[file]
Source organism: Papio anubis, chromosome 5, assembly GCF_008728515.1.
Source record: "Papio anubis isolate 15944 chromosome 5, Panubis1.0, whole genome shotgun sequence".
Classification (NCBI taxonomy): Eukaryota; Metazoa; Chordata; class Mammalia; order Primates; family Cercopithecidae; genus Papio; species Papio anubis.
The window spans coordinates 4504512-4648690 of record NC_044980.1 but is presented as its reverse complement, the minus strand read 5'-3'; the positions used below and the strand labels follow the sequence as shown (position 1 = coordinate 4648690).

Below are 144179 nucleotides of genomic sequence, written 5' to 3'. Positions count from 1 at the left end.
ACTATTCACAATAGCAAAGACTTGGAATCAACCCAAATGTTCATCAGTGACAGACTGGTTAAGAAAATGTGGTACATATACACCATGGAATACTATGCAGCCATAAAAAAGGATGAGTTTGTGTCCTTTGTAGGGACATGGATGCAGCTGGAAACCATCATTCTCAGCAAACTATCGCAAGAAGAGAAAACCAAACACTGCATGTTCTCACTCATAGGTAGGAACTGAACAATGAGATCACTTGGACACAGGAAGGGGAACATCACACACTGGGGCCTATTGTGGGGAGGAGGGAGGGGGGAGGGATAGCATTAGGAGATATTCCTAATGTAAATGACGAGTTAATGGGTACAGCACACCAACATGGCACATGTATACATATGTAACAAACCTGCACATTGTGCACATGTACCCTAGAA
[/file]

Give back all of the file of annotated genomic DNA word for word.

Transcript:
Source organism: Papio anubis, chromosome 5, assembly GCF_008728515.1.
Source record: "Papio anubis isolate 15944 chromosome 5, Panubis1.0, whole genome shotgun sequence".
Classification (NCBI taxonomy): Eukaryota; Metazoa; Chordata; class Mammalia; order Primates; family Cercopithecidae; genus Papio; species Papio anubis.
The window spans coordinates 4504512-4648690 of record NC_044980.1 but is presented as its reverse complement, the minus strand read 5'-3'; the positions used below and the strand labels follow the sequence as shown (position 1 = coordinate 4648690).

Below are 144179 nucleotides of genomic sequence, written 5' to 3'. Positions count from 1 at the left end.
ACTATTCACAATAGCAAAGACTTGGAATCAACCCAAATGTTCATCAGTGACAGACTGGTTAAGAAAATGTGGTACATATACACCATGGAATACTATGCAGCCATAAAAAAGGATGAGTTTGTGTCCTTTGTAGGGACATGGATGCAGCTGGAAACCATCATTCTCAGCAAACTATCGCAAGAAGAGAAAACCAAACACTGCATGTTCTCACTCATAGGTAGGAACTGAACAATGAGATCACTTGGACACAGGAAGGGGAACATCACACACTGGGGCCTATTGTGGGGAGGAGGGAGGGGGGAGGGATAGCATTAGGAGATATTCCTAATGTAAATGACGAGTTAATGGGTACAGCACACCAACATGGCACATGTATACATATGTAACAAACCTGCACATTGTGCACATGTACCCTAGAA